Heralding the holiday season and looking forward to a new year when income tax laws will once again encourage donations of artworks to museums, the Los Angeles Museum of Contemporary Art has announced a major addition to its collection. “Map,” a seminal painting by Jasper Johns, is a gift of Marcia Weisman, a founding director of the museum and a long-time art collector.
By donating the painting that is generally regarded as the most important piece in her collection, Marcia Weisman said she hoped to inspire others to give the best of their collections to museums that will use the art and share it with the public.
“One of the motivations for giving this is to encourage people to go to MOCA and see this wonderful painting among all the other good things at the museum. You can’t appreciate art unless you see the real thing,” she said.
“Map” will go on view on Jan. 20 and again on April 7 in two exhibitions from the museum’s permanent collection.
Museum director Richard Koshalek said the gift of this “genuine masterpiece” is a “symbolic” act that bodes well for 1991, when donors will be able to deduct the full appreciated value of artworks donated to museums. The tax law change was enacted for one year only, but arts supporters are hoping to extend the provision, which was in effect until 1986.
“Map,” a trademark Johns done in 1962, depicts a map of the continental United States with the states’ names in stenciled letters. Despite its mundane subject matter, the 60x93-inch work is a very “painterly” painting, awash in slashing brush strokes and drips of pigment. Executed in encaustic and collage on canvas, it is predominantly blue-gray with rich passages of reds and yellows.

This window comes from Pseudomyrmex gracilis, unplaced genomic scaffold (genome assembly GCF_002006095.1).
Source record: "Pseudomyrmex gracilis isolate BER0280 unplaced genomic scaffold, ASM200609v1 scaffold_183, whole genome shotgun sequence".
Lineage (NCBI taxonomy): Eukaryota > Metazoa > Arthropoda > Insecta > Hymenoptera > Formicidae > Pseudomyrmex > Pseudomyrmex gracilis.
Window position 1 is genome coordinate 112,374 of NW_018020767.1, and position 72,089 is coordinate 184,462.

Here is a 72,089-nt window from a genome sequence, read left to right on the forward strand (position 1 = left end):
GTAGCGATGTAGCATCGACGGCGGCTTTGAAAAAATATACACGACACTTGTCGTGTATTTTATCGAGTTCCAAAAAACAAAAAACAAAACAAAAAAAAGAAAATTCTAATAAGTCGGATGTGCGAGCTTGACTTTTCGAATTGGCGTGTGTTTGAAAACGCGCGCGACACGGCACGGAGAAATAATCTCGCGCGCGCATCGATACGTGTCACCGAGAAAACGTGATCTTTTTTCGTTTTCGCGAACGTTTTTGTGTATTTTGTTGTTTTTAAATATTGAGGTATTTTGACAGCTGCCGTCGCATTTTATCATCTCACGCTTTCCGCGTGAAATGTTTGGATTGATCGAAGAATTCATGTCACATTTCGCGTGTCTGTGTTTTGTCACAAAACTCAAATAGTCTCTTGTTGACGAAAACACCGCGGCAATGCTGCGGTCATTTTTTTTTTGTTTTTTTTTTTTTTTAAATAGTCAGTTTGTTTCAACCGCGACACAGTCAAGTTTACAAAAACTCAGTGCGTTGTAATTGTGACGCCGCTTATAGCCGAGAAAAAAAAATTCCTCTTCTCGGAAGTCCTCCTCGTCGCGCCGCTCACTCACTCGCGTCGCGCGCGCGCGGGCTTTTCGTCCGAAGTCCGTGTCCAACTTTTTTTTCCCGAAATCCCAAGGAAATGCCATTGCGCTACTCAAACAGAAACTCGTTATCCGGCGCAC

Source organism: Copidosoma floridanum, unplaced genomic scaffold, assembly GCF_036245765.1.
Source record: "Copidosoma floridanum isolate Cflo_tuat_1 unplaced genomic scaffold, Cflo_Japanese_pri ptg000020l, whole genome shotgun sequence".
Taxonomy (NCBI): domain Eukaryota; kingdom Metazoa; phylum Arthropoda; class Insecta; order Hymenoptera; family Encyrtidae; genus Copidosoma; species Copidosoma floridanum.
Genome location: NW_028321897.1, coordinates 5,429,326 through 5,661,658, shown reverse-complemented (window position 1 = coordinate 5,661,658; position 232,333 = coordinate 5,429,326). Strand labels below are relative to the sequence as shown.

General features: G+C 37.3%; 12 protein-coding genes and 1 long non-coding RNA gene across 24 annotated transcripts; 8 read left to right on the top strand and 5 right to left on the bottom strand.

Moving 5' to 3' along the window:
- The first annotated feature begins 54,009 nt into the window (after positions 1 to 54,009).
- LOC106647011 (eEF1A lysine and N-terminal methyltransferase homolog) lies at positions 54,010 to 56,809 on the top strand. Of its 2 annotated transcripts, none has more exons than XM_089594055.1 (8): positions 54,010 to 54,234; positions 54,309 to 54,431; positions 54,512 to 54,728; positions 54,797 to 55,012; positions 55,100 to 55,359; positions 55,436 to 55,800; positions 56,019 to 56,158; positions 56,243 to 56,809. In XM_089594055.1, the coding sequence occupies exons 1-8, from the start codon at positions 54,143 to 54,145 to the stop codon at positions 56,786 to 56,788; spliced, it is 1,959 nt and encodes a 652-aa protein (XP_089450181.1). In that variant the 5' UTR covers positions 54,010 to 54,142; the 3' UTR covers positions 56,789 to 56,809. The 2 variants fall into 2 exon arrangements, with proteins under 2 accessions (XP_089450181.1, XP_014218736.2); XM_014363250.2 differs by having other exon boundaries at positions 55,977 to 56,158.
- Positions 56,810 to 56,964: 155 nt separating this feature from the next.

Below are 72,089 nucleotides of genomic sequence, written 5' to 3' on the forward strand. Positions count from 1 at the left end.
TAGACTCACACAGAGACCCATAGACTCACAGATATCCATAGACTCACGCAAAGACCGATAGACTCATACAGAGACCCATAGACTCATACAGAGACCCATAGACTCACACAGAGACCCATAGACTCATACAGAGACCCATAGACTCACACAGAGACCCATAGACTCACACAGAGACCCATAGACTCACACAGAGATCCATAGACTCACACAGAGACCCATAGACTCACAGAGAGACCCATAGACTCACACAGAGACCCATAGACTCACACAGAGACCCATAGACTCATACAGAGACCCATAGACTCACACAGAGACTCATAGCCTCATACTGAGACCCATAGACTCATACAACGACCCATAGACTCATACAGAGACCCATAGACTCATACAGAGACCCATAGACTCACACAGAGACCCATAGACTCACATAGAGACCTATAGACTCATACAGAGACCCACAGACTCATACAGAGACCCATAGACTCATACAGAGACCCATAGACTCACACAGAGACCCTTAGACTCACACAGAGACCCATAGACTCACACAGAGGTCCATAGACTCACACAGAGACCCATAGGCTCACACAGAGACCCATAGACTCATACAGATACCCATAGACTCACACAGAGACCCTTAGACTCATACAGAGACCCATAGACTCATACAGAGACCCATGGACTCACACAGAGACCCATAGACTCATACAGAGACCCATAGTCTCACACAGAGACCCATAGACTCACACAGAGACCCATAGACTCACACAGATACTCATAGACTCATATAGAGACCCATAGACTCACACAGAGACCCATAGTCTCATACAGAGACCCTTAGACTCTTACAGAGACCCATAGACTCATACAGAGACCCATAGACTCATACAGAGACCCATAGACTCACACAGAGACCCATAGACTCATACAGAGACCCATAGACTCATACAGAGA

The work is typical of Johns’ revolutionary use of familiar, flat objects, such as targets and flags, which challenged the Abstract Expressionists’ emotional approach and ushered in the Pop age. “Map,” in particular, combines Expressionistic painting with a new interest in popular culture.
At MOCA, the painting provides a link between works by Jackson Pollock--donated by the Taft and Rita Schreiber estate and by Philip and Beatrice Gersh--and later works in the collection, Koshalek said.
Weisman has been wooed by several museums, but she decided to give the Johns to MOCA “because everything goes to the East. The map is coast-to-coast and art should be that way too,” she said, noting that her gift coincides with the 10th anniversary of Koshalek’s tenure at MOCA.
Her donation is a “partial gift,” with an as yet undesignated percentage of ownership and possession going to the museum this year and additional portions ceded over time until the museum has sole ownership and possession. This legally binding practice has become increasingly popular in recent years as a means of allowing collectors to keep their donated works part of the time and to spread tax deductions over an extended period.
The museum declined to put a dollar value on the gift, but major works by Johns--whom many critics regard as America’s most important living artist--have routinely sold for more than $1 million at auction. Johns made front page news in 1988 when his painting “White Flag” was sold for $7 million one night at Christie’s New York and another painting, “False Start,” brought $17 million the following evening at Sotheby’s. Art prices have subsequently fallen as speculators have withdrawn from the market, but Johns’ work has suffered no loss of status in the art world.